How Milwaukee Dished Up a Top-Rated Dining Scene
Milwaukee's dining scene is growing up.
The city's seen an explosion of new, widely-recognized restaurants over the last 40 years, and its residents' palettes are maturing alongside them.
"Milwaukee is in its early 20s as far as if it were a person," says "Wisconsin Foodie" host Kyle Cherek. "We know who we are, we're not scared about talking about our culinary scene anymore. We're starting to move into some dining trends and claim our own identity as a city of both chefs and eaters."
Cherek says this new dining enthusiasm had him thinking about how Milwaukee's dining scene developed since the 1970s. Back then, Milwaukee had a few fine dining restaurants based on the Escoffier/French style of fine cuisine.
But Cherek says the city lacked, what he called, "really engaging, inventive, terrific dining."
"We sort of did it with a few bright lights, but nothing amazing, and then our German trumped everything except the Germans," he says.
Then came Sanford D'Amato. He was among the first Americans to break into the French kitchens in New York in the 1970s and quickly made a reputation for himself. When he came back to Milwaukee to open his signature restaurant, Sanford, in 1989, Cherek says it represented a "crack of the first bright light that changed the dining scene in Milwaukee."
Cherek says it's hard to overstate how crucial the James Beard award-winning D'Amato was for changing Milwaukee's dining culture. Along with wife and business partner Angie, D'Amato early on managed to make a Milwaukee restaurant one of the 10 best dining institutions in the country, Cherek says - something that wasn't entirely recognized here at the time.
"It was, thank goodness, a type of cuisine that resonated on a national level so quickly that I think in some ways the foodie - we didn't have that term - intelligentsia of the nation caught up to their cuisine before some Milwaukee diners did," Cherek says. "Though they ate it and loved it, they didn't quite appreciate it for what it was in a broader sense."
D'Amato's transformative restaurant was followed by Joe Bartolotta's Ristorante Bartolotta in 1993 and Lake Park Bistro in 1995. By the early 2000s, more inventive restaurants were being opened by chefs who had trained under these talented, top chefs.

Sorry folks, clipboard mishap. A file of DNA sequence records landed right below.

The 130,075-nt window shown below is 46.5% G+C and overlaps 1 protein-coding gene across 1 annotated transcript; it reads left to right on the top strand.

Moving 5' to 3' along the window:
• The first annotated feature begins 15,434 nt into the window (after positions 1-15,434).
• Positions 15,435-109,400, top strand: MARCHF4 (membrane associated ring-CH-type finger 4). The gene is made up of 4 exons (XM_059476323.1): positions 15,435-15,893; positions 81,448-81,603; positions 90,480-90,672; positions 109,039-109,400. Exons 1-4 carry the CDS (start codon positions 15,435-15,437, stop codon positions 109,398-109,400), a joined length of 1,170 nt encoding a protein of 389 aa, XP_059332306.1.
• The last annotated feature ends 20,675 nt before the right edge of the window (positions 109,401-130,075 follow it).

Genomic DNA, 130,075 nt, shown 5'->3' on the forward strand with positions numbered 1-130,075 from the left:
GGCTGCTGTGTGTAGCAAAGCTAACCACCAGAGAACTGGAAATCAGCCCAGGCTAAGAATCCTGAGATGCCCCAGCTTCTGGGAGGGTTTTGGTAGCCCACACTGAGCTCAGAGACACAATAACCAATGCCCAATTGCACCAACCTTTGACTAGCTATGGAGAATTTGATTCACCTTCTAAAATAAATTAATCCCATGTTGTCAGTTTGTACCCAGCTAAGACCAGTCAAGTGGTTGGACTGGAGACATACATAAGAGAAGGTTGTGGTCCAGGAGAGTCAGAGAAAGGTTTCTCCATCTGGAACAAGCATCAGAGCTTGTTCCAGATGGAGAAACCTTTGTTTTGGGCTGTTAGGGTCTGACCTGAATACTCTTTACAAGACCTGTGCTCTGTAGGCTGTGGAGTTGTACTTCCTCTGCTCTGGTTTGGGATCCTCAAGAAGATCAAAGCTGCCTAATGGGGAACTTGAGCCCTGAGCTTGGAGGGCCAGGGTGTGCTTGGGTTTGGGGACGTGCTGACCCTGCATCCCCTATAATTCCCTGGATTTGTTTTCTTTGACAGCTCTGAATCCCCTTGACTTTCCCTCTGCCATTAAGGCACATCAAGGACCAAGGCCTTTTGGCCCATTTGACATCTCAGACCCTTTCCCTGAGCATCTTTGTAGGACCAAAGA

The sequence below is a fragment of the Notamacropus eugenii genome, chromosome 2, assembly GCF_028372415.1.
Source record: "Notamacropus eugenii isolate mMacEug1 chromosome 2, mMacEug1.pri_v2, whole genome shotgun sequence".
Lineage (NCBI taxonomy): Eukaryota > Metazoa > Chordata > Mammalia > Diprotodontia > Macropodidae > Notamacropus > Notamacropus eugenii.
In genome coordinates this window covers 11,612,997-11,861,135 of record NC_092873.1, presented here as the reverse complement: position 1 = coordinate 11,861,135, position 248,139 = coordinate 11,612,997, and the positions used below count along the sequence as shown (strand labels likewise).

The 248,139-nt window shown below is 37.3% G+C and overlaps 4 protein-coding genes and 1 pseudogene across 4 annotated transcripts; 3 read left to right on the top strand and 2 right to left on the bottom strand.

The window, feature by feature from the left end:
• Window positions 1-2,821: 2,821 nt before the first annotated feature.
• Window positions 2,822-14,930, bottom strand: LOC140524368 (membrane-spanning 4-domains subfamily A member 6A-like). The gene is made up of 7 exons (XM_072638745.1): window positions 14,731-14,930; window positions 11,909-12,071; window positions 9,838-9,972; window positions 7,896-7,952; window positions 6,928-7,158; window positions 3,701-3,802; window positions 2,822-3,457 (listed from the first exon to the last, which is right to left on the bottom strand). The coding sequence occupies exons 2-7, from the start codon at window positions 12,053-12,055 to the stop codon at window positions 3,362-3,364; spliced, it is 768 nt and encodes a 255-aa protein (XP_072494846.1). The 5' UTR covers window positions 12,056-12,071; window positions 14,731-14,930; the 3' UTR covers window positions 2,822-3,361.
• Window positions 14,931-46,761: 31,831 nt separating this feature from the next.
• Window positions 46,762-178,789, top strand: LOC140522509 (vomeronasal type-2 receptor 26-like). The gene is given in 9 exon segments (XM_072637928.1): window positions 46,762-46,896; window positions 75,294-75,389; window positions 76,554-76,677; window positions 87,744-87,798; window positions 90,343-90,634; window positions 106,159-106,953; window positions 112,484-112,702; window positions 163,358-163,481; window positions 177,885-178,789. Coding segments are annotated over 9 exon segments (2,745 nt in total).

"When I talk to chefs about what did Sanford meant to you, in essence, the answer was everything," Cherek says. "He or they were the linchpin that made us believe or gave us a chance to imagine a different kind of dining scene in Milwaukee."
By the 2000s, new restaurants like The Social, Crazy Water and La Merenda had been opened by this new generation of chefs, who shifted toward "comfort casual food but with this better cooking etiquette," Cherek says.
But in 2008 Milwaukee's dining scene became an anomaly, Cherek says. Most cities saw restaurants fold due to the bad economy, but the opposite happened in Milwaukee.
"During the recession, we kept opening up all these great places as compared to the rest of the country and outpacing the rest of the country and they're staying open," he says. What's more, these restaurants are nationally recognized and feature award-winning chefs.
As the city becomes known as one that creates, and consumes, innovative food, chefs are beginning to experiment. Molecular cuisine is being introduced, and many chefs are pushing back against "corporate concepts."
"Go to a lot of cities B-tier cities like us, their downtowns are filled with Applebee's and P.F. Chang's," Cherek says. "Instead we've got things that are owned here. There's that identity that we're really clinging to because it's there for us, and in other cities of our scale and population, they're filled with big guys who fly in from 30,000 feet."
As chefs are getting creative, Milwaukee's diners are also willing to try new things, Cherek says. That's crucial for the city's restaurant scene to keep up the pace, which Cherek isn't sure can last.
"This enthusiasm over the last four or five years of places opening up...is going to kind of have to implode a little bit, or this supernova will grow for another 10 or 12 years, and it really has everything to do with the dining public," he says. "It's our time to have great food, but we've got to go out and embrace it."
Cherek will be talking with Milwaukee chef Sanford D’Amato Saturday afternoon at the Wine & Dine event at the Wisconsin Center.